When the launch games for the Nintendo 3DS were officially announced, I personally found it odd that Nintendo chose Pilotwings, of all things, to headline the software line-up. After all, it’s a franchise that’s more than a little obscure and one that has gathered a small yet loyal following rather than the behemoth fanbases that properties such as Super Mario, The Legend of Zelda or Pokémon have amassed over the years. Furthermore, I’ll confess that I never played Pilotwings on the SNES or Pilotwings 64 on the Nintendo 64, so had no prior knowledge of what the games entailed, how they played or what exactly the aforementioned loyal fanbase found so appealing about them. And after playing Pilotwings Resort, I’m still at a loss as to why the series is held in such high regard by its fans.
In all fairness, first impressions with Pilotwings Resort are reasonably good. The game controls sublimely, the analogue pad being more than up to the task of giving the player the means of precisely controlling their choice of flying machine, of which there are quite a few. The plane, rocket belt, hang glider, squirrel suit, jet plane and pedal glider all handle completely different to each other but are all nonetheless easy to control, even if things like landing and advanced aerial manoeuvres take a little time and patience to entirely master. Likewise, Wuhu Island – which you may recognise from Wii Fit and Wii Sports Resort – is where you’ll spend the entirety of your time playing the game, so it’s a good job that it’s very easy on the eyes. It’s an extremely vibrant location with fields, villages, mountains, bridges and volcanoes all bursting with colour and it looks even better with the 3DS’ 3D turned on; all the aforesaid landmarks popping out of the screen and giving the huge island a literal sense of scale as opposed to it merely looking like a large videogame location with an impressive draw distance. When viewed purely as a showcase of the 3DS’ graphical horsepower 3D capabilities, Pilotwings Resort is – as far as I’m concerned – utterly flawless and if you want to show off your new handheld to friends and family then this is definitely the to do the job.
Unfortunately, after that awe-inspiring first impression, things start to unravel within an hour or so when Pilotwings Resort’s issues with longevity and content become glaringly obvious and the game fails to maintain its initial sense of grandeur. It’s first problem is that it only has two modes. Free Flight Mode is exactly what it sounds like. You pick a vehicle and are let loose on Wuhu Island to explore and find collectables and suchlike; however, you are working under a time constraint that can be lengthened by finding collectables and reaching certain milestones in Mission Flight Mode, which forms the bulk of Pilotwings Resort’s playtime. In Mission Flight Mode, the player is presented with a series of increasingly challenging objectives with strict parameters that all require you to basically either shoot targets or fly through checkpoints and a one-, two- or three-star rating is awarded in each mission depending on things like accuracy and how quickly the mission was completed.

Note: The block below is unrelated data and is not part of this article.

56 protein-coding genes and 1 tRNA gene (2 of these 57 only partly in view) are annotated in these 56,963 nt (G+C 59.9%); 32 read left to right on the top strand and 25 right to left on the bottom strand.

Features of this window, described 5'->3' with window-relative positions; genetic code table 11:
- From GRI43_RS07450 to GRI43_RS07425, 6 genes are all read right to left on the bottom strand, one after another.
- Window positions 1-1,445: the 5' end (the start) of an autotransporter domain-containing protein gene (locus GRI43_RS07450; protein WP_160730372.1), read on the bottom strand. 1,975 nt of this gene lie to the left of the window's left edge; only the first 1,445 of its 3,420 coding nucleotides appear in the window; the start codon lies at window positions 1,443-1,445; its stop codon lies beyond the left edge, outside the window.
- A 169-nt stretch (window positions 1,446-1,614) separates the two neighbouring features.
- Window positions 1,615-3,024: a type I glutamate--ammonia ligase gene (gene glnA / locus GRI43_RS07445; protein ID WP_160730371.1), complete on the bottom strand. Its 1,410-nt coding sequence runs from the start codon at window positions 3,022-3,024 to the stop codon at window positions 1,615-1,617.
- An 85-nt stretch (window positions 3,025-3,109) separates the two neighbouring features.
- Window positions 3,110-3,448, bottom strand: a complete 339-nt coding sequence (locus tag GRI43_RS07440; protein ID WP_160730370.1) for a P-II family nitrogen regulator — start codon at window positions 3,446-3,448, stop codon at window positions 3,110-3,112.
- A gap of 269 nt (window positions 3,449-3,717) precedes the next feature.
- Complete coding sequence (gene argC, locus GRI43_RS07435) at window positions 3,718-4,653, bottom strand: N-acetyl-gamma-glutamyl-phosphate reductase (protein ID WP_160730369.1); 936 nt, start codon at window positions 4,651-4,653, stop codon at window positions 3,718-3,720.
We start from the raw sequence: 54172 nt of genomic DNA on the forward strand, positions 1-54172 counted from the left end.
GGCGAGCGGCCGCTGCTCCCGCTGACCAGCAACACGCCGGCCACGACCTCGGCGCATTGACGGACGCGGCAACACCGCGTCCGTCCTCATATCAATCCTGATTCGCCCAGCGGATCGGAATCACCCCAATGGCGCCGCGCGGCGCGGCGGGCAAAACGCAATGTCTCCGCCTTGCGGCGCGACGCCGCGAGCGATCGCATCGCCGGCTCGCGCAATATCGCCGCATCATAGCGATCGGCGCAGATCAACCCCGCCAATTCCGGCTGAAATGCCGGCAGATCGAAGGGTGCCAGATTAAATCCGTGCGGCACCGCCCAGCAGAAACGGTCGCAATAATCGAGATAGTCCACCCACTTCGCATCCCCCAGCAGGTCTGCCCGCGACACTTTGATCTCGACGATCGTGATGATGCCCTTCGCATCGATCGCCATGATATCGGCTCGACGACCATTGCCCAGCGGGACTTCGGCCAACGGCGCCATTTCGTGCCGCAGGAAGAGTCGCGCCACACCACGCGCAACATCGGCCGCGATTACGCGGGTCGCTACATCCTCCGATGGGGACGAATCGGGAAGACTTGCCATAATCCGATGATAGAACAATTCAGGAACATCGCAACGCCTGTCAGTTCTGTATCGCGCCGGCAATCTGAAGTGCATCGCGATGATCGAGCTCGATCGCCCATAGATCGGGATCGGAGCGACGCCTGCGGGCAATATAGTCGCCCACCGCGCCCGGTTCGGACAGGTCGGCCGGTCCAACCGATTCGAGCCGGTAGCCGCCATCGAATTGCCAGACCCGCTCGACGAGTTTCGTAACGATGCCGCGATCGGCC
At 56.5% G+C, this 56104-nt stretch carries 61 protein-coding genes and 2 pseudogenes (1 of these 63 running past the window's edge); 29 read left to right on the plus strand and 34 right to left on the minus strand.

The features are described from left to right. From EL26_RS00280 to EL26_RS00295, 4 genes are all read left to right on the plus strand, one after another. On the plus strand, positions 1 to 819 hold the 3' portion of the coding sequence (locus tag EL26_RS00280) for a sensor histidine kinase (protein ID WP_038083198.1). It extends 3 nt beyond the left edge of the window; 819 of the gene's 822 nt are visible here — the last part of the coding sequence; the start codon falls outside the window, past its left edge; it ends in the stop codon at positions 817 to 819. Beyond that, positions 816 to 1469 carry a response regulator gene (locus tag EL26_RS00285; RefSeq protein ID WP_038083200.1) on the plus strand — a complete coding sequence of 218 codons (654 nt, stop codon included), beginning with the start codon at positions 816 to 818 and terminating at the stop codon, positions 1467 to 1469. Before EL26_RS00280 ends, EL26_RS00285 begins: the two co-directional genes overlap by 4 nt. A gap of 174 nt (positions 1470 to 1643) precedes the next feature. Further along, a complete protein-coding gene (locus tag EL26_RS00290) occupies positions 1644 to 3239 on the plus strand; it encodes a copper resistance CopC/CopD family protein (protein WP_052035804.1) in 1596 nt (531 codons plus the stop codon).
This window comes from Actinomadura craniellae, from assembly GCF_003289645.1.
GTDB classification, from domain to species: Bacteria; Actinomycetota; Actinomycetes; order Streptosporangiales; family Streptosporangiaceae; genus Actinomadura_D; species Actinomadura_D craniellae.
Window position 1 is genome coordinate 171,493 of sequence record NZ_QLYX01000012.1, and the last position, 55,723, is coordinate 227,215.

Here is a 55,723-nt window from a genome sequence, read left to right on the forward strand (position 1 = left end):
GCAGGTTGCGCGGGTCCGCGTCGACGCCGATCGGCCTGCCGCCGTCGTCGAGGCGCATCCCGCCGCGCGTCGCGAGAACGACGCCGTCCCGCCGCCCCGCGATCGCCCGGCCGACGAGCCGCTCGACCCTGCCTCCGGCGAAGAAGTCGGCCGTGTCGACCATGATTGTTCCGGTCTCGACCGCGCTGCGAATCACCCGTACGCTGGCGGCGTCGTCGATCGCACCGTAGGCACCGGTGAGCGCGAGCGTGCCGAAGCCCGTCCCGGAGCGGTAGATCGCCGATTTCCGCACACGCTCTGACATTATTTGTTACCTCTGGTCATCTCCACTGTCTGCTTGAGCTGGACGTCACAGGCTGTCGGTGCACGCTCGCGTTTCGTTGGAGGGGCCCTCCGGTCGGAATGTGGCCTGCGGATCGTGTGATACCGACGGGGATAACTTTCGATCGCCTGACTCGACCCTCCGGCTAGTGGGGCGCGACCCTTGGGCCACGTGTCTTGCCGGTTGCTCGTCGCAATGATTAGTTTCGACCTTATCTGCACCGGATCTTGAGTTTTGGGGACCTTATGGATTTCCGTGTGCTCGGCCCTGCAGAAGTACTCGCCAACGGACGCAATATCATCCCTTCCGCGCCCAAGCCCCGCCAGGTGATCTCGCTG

And that’s it. Free Flight Mode holds very little appeal to anyone other than those who have that insatiable desire to collect pointless things, whereas Mission Flight Mode can feasibly be completed in around four hours or so. Worse still, not only is Mission Flight Mode criminally short, but the missions in the first four tiers – Training, Bronze, Silver and Gold – are for the most part painfully dull and ludicrously easy. It’s only when the later tiers – Platinum and Diamond – are unlocked that the game starts throwing missions at the player that represent any sort of a challenge and this brings another problem into view; namely, there’s less of a difficulty curve and more of a difficulty cliff. When you reach the Platinum tier the difficulty spikes up and a lot of players may hit a brick wall and find they are unable to progress, which is jarring considering how much of a push-over everything else is up to that point. To add further insult, Pilotwings Resort is devoid of local or online multiplayer of any kind so you won’t be flying around and sharing the experience with friends; something that would have substantially upped its longevity. There’s not even any Street Pass functionality in Pilotwings Resort, so a feature as rudimentary and, dare I say it, obligatory as comparing scores with people on your friends list isn’t even supported, which is a shocking omission given how working within time constraints and high-score chasing are what make up the bulk of the game.
Out of all of the launch games for the 3DS, Pilotwings Resort was the one I was most looking forward to. It was different to anything else I’d played before and I was under the assumption that taking a break from racing cars or shooting at terrorists would make a welcome change. While this is somewhat the case, Pilotwings Resort’s leisurely pace and pretty visuals can’t distract from what is essentially not even half a game. The bewildering absence of being able to play with friends or compare high scores with them severely mars a game that was already low on content to begin with and out of the content that is present, around two thirds of it is downright monotonous while the final third will alienate a lot of players due to the lack of a gradual learning curve. Whether this is actually indicative of past Pilotwings games or not, I can’t help but feel that having not played them I’m really not missing much and Pilotwings Resort serves only to remind me of how much I want to be playing a new Mario, Zelda or Pokémon game on the 3DS; franchises that are far more worthy of serving as flagship titles in the system’s launch line-up than this.
Verdict – Off Target